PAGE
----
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Grand Canyon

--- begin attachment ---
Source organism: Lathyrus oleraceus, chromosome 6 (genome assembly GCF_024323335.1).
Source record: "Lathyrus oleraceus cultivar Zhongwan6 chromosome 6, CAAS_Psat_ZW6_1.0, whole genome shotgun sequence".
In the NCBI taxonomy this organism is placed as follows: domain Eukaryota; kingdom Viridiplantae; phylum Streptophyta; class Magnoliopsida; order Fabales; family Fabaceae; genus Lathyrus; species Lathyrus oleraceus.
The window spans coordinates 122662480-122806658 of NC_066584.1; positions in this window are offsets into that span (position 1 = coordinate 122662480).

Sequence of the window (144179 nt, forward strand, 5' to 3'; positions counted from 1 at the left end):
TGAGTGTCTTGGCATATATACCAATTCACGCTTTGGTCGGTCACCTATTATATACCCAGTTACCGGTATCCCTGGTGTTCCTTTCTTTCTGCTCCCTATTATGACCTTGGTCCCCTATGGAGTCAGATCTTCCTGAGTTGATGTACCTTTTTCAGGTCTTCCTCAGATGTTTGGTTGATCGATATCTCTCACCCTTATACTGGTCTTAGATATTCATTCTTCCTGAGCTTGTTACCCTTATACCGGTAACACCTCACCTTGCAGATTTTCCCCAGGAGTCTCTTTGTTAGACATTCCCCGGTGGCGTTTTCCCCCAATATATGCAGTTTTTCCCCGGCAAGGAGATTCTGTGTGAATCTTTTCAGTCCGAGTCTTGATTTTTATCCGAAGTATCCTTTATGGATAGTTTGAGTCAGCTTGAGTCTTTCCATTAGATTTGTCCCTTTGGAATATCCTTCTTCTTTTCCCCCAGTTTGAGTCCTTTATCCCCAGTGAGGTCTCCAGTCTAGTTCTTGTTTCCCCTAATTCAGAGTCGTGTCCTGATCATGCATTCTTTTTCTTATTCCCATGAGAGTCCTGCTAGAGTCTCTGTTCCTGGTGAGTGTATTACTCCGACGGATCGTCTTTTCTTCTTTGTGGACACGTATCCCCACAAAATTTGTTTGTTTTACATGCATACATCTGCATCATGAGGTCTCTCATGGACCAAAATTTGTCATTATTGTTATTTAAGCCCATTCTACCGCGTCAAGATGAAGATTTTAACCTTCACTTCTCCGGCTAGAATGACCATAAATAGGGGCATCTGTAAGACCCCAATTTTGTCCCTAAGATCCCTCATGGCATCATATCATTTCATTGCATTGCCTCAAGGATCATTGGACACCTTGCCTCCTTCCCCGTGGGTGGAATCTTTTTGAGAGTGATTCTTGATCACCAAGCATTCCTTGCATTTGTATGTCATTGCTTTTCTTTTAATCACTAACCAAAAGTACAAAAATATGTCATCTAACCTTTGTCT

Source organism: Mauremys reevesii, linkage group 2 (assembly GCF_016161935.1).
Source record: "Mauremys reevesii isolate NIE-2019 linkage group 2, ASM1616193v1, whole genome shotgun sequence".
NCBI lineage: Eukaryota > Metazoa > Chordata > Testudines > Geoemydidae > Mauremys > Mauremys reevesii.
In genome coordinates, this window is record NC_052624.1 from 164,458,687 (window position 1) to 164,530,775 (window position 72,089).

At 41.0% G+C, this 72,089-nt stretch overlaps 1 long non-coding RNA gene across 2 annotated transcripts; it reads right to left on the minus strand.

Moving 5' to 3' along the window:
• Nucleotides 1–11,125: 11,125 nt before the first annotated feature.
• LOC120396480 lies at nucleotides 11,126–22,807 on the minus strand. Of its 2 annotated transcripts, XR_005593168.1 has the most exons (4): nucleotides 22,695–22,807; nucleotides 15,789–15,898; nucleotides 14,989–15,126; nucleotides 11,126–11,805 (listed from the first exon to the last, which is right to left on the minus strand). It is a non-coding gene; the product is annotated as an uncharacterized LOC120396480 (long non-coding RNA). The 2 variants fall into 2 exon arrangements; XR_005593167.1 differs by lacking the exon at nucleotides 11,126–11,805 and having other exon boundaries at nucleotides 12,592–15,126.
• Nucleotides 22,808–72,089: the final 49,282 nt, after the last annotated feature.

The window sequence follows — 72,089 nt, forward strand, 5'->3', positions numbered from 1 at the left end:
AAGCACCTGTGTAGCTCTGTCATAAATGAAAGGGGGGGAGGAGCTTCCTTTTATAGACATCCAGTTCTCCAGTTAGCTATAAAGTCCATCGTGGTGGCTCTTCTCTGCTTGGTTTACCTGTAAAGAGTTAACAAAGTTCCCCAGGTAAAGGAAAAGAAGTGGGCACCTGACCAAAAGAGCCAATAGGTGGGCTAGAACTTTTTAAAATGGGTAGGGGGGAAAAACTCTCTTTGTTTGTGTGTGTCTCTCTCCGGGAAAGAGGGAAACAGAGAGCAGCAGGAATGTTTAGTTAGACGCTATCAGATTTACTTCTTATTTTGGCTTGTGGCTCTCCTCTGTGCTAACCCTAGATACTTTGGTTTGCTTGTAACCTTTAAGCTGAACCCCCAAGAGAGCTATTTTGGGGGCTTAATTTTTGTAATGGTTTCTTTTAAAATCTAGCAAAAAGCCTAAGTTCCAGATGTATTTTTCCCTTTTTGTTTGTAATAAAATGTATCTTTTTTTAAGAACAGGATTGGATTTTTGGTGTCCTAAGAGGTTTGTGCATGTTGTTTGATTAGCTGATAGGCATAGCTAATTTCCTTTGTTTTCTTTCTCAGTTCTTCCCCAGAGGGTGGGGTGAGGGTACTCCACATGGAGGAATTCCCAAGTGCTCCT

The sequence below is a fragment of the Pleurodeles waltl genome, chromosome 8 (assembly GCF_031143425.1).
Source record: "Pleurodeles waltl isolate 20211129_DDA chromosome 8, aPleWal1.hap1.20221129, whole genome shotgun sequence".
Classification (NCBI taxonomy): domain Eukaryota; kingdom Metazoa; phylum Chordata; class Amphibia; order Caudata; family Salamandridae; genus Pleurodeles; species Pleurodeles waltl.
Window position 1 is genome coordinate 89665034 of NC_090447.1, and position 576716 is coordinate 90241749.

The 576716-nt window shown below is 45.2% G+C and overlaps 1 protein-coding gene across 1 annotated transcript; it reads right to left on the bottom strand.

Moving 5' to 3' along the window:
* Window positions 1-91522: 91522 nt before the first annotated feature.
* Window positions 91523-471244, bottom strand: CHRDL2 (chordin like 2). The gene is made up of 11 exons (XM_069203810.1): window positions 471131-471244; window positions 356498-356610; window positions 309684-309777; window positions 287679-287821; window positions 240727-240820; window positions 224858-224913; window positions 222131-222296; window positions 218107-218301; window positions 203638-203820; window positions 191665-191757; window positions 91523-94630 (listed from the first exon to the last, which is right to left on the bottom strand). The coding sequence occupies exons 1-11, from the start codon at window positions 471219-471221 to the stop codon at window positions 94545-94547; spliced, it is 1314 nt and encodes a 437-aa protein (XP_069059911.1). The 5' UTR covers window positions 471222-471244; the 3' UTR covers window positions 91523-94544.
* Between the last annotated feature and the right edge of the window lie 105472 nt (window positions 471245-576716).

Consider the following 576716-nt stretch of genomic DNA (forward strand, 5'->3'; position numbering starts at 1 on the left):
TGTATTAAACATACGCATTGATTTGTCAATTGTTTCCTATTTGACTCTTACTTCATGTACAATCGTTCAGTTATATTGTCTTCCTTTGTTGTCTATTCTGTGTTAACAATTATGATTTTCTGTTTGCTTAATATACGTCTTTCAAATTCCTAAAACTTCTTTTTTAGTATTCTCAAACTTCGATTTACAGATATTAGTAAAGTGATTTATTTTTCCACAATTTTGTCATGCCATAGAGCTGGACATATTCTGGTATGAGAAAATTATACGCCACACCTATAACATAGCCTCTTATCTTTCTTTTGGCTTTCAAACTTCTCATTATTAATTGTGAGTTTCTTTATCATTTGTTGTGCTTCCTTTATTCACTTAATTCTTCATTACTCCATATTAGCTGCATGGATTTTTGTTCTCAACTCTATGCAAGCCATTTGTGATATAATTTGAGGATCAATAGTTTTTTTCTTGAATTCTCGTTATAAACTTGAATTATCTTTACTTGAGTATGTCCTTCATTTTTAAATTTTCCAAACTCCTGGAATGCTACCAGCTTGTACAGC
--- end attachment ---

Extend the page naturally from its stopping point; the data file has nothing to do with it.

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Located in northern Arizona, the Grand Canyon is known throughout the world for its size and colorful landscape. Measuring over 270 miles long, up to 18 miles wide and a mile deep, the canyon’s walls contain rock layers that reveal a timeline of Earth’s history. It has been a locale for human use and occupation for millennia, with ruins and artifacts from inhabitants dating back nearly 12,000 years, In the early 1800s, trappers and expeditions sent by the U.S. government began to explore and map the canyon. It was first afforded Federal protection in 1893 as a Forest Reserve and later a National Monument, achieving National Park status in 1919. Over 270 miles long, up to 18 miles wide and a mile deep, the Grand Canyon is known throughout the world for its overwhelming size and its intricate and colorful landscape. Located in northern Arizona, the majestic vista is geologically important because the layers of ancient rocks so beautifully preserved and exposed in the walls of the canyon reveal a timeline of Earth’s history. In the early 1800s, trappers and expeditions sent by the U.S. government began to explore and map the Southwest, including the canyon. Although first afforded Federal protection in 1893 as a Forest Reserve and later as a National Monument, the Grand Canyon did not achieve National Park status until 1919, three years after the creation of the National Park Service. Today Grand Canyon National Park encompasses more than 1 million acres of land and receives close to 5 million visitors each year.